NemucodAES Ransomware and Kovter Malware are Distributed as one Email Attachment

Cybercriminals continue to improve their malware distribution methods. A new spam campaign delivers both ransomware and click-fraud malware through the same email attachment. Bundling multiple types of malware may slowly become the new normal, as evidenced by the recent months. NemucodAES and Kovter are now on of these bundled items.

Bundling Malware is a Smart Decision

Making money as a cybercriminals is becoming more difficult. Even though malware and ransomware are still two popular industries, there is an incredible amount of competition. Every petty online pundit wants to make a few thousand dollars by infecting random computers and use the machine for nefarious purposes. Advanced cybercirminals will need to come up with new methods to stand out from the rest.

One potential way of solving this problem is by launching new dedicated email spam campaigns. Rather than focusing on the distribution of one malicious tool, we now see bundled concoctions appear. Researchers have come across an email campaign which delivers both NemucodAES ransomware and the Kovter click-fraud malware in the same email attachment. This means victims are at twice the risk than before, which is anything but a positive development.

These two types of malware bundled in a .zip email attachment. Once the recipient opens this file, they will see two separate JavaScript files. Double-clicking each file will trigger the download process for the ransomware and the click-fraud malware. It does appear this bundle of malware is only targeted at Windows users.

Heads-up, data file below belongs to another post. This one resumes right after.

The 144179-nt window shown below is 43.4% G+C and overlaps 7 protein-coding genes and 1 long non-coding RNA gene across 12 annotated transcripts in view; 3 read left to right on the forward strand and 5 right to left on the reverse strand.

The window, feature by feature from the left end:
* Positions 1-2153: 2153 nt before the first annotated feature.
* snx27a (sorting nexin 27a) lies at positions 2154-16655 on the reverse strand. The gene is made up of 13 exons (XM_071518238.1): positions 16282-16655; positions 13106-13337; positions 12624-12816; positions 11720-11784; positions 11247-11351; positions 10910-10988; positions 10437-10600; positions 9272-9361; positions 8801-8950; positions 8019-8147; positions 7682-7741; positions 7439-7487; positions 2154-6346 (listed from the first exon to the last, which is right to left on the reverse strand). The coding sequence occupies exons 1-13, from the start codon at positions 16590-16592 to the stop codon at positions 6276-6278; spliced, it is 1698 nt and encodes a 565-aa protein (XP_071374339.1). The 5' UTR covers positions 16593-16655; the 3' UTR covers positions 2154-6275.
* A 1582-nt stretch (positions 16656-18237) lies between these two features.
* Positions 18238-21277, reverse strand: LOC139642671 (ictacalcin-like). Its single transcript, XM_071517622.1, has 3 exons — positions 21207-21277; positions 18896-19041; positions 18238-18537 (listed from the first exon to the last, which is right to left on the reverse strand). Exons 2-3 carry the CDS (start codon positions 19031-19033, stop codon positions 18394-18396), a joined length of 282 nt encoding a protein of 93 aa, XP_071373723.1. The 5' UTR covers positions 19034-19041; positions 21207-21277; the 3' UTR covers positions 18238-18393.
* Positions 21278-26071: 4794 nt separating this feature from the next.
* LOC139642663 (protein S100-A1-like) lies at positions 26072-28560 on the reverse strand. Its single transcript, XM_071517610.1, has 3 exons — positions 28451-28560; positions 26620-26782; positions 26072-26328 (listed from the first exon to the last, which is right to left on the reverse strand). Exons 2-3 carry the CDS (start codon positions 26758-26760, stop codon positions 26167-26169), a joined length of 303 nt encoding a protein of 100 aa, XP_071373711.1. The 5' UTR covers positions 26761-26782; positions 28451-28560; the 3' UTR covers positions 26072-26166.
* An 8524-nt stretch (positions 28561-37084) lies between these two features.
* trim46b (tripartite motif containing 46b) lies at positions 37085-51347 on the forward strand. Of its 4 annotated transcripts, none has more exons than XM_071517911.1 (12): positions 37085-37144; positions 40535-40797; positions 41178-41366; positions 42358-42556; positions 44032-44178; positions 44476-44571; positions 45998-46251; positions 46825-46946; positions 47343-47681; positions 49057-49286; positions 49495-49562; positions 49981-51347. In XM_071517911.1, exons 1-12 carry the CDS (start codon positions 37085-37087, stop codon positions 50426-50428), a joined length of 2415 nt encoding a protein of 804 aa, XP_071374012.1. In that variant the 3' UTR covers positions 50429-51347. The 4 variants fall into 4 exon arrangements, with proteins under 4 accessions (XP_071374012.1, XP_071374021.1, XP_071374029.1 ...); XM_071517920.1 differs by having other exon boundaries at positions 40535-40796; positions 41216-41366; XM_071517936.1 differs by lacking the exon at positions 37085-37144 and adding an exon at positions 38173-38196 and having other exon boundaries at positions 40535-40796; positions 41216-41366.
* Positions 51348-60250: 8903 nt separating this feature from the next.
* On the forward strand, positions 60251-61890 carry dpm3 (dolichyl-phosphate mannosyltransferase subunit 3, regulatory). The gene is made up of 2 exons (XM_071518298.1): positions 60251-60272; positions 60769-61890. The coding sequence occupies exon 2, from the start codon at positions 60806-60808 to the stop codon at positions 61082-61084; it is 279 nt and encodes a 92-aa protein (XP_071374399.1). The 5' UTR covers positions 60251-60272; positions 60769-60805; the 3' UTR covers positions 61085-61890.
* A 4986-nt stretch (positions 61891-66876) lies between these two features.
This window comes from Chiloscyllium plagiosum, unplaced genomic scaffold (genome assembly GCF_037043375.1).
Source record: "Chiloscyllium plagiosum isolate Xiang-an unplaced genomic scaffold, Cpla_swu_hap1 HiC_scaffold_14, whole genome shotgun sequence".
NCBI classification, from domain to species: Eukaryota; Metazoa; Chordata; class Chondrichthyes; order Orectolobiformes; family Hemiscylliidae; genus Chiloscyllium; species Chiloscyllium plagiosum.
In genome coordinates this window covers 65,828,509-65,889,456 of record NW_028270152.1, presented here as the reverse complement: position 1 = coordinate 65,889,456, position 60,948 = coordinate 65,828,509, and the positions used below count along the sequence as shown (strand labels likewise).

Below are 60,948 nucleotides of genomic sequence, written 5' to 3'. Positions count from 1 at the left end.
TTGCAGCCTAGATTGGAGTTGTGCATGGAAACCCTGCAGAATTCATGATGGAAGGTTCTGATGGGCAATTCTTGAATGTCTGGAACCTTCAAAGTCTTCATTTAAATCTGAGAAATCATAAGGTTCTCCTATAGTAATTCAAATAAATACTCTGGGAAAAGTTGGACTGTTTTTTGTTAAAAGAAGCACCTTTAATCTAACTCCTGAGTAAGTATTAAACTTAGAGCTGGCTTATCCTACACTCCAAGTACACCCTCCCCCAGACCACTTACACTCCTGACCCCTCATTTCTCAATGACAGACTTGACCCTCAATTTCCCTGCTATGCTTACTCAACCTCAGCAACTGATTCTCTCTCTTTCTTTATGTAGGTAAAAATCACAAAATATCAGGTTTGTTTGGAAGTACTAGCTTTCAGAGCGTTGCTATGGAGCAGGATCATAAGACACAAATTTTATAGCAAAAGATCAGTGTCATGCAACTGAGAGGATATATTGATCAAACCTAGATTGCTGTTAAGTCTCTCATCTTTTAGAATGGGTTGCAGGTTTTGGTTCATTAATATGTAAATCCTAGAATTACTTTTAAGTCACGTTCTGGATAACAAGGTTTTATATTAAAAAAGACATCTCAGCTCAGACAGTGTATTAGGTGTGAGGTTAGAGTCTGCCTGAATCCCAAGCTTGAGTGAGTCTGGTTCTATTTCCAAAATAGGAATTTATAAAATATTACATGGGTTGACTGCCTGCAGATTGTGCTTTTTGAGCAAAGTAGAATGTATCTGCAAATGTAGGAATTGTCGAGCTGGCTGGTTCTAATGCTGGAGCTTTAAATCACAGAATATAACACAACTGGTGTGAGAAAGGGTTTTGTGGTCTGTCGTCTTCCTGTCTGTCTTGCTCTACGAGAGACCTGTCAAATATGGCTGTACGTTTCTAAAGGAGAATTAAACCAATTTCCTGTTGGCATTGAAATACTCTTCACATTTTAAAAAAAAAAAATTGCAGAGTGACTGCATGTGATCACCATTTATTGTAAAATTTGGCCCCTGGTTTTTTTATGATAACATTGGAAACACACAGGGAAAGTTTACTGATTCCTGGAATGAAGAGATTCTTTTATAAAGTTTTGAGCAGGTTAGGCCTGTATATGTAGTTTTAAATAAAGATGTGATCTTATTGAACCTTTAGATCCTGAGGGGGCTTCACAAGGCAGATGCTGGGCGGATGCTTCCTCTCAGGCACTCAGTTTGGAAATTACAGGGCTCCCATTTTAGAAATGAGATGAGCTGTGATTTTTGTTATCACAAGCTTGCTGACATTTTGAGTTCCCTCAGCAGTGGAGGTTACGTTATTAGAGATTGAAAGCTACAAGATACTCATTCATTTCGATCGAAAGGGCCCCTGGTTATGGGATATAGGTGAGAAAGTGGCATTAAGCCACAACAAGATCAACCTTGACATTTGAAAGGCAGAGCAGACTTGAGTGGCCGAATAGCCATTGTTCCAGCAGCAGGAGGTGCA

NemucodAES is related to the Nemucod Trojan Downloader, which was a big factor in the distribution of both Locky and TeslaCrypt throughout 2016. NemucodAES is not all that different and there is a free decryptor tool available to nullify this threat altogether. Kovter, on the other hand, is a nasty click-fraud malware variant which is not only difficult to detect, but also nearly impossible to get rid of through conventional means.

This is not the first time we see cybercriminals bundle multiple types of malware. Nor is it the first time Kovter is distributed alongside ransomware. In February of 2017, a similar spam campaign was detected which distributed Locky and Kovter. It is hard to gauge how successful that campaign was, though. Given this new attempt, there must be some merit to taking this particular route. it seems click-fraud malware is the new hot trend right now, and bundling it with ransomware can be a lucrative decision.

Even though the choice of NemucodAES is dubious at best, we can expect more of these combined payloads in the future. Criminals are looking for ways to make money one way or another. If that means they have to force two different types of evil onto consumers, so be it. We can only hope email service providers will attempt to block these nefarious distribution attempts in the future. It is impossible to tell how much damage can be done with these types of campaigns.

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